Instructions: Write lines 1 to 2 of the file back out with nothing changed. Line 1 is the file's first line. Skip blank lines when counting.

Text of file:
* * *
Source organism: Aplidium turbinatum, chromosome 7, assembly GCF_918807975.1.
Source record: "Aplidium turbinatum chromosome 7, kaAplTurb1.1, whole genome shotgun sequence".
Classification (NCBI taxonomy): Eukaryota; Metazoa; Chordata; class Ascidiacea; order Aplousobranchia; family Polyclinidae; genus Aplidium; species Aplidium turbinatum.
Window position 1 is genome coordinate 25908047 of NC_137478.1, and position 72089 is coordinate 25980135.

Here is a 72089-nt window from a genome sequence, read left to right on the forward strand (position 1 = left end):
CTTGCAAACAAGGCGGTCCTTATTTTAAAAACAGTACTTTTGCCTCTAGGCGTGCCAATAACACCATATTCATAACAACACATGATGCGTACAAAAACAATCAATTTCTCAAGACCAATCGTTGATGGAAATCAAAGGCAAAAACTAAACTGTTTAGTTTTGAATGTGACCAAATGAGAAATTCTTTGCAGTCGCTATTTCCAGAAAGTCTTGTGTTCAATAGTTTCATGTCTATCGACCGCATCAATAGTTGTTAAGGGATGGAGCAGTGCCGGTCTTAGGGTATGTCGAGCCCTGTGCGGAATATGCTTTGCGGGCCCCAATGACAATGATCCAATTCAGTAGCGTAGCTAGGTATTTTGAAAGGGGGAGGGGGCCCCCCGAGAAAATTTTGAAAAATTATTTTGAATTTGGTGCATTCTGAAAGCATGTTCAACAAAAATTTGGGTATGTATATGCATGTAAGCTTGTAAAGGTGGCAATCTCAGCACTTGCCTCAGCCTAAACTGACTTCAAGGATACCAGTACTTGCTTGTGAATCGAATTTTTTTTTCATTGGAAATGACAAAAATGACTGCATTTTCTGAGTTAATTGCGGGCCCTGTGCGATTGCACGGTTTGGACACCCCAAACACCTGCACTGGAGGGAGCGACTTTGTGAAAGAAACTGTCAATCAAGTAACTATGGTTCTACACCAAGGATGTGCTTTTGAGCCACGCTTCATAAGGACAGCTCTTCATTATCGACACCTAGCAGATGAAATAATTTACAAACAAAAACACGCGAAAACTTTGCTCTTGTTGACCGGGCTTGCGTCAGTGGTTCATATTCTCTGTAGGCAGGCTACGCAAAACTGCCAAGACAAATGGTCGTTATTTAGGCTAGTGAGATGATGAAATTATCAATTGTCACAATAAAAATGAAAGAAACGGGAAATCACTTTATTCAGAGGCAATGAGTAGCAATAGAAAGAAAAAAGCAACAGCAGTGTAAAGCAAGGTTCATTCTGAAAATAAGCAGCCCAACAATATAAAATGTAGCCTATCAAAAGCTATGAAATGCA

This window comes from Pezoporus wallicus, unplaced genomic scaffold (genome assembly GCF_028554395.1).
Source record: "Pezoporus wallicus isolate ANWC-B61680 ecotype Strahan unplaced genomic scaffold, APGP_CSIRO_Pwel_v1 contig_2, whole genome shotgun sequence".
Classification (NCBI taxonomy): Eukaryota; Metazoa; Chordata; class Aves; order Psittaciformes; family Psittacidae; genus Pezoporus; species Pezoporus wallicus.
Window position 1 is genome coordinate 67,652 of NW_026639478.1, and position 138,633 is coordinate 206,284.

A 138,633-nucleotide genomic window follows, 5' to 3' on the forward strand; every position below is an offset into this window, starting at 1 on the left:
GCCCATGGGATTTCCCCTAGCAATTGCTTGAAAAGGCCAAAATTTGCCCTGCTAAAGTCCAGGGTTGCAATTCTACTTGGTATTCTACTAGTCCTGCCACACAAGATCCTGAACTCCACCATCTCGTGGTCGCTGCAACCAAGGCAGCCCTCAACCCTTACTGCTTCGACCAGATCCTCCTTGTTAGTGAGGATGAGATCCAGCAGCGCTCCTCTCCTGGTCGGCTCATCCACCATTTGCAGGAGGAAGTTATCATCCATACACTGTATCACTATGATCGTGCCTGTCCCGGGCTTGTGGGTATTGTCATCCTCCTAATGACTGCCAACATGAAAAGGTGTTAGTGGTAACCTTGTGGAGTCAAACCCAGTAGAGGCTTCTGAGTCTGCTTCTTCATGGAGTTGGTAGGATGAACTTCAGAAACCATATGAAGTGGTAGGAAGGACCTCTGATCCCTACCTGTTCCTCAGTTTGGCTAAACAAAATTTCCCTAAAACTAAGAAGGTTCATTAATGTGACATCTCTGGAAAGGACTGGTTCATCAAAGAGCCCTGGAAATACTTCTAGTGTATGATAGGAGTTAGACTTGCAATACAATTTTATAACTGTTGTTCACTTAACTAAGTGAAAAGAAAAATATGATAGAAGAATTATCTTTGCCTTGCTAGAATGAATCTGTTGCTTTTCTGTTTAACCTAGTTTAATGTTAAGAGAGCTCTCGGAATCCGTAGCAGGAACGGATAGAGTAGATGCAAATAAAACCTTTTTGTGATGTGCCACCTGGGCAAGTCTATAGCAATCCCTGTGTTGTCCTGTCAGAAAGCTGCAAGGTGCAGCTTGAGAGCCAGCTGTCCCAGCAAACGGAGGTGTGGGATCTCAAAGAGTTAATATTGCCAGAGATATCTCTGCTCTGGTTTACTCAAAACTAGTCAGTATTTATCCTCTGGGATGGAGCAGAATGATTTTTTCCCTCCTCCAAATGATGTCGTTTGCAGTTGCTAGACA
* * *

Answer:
Source organism: Aplidium turbinatum, chromosome 7, assembly GCF_918807975.1.
Source record: "Aplidium turbinatum chromosome 7, kaAplTurb1.1, whole genome shotgun sequence".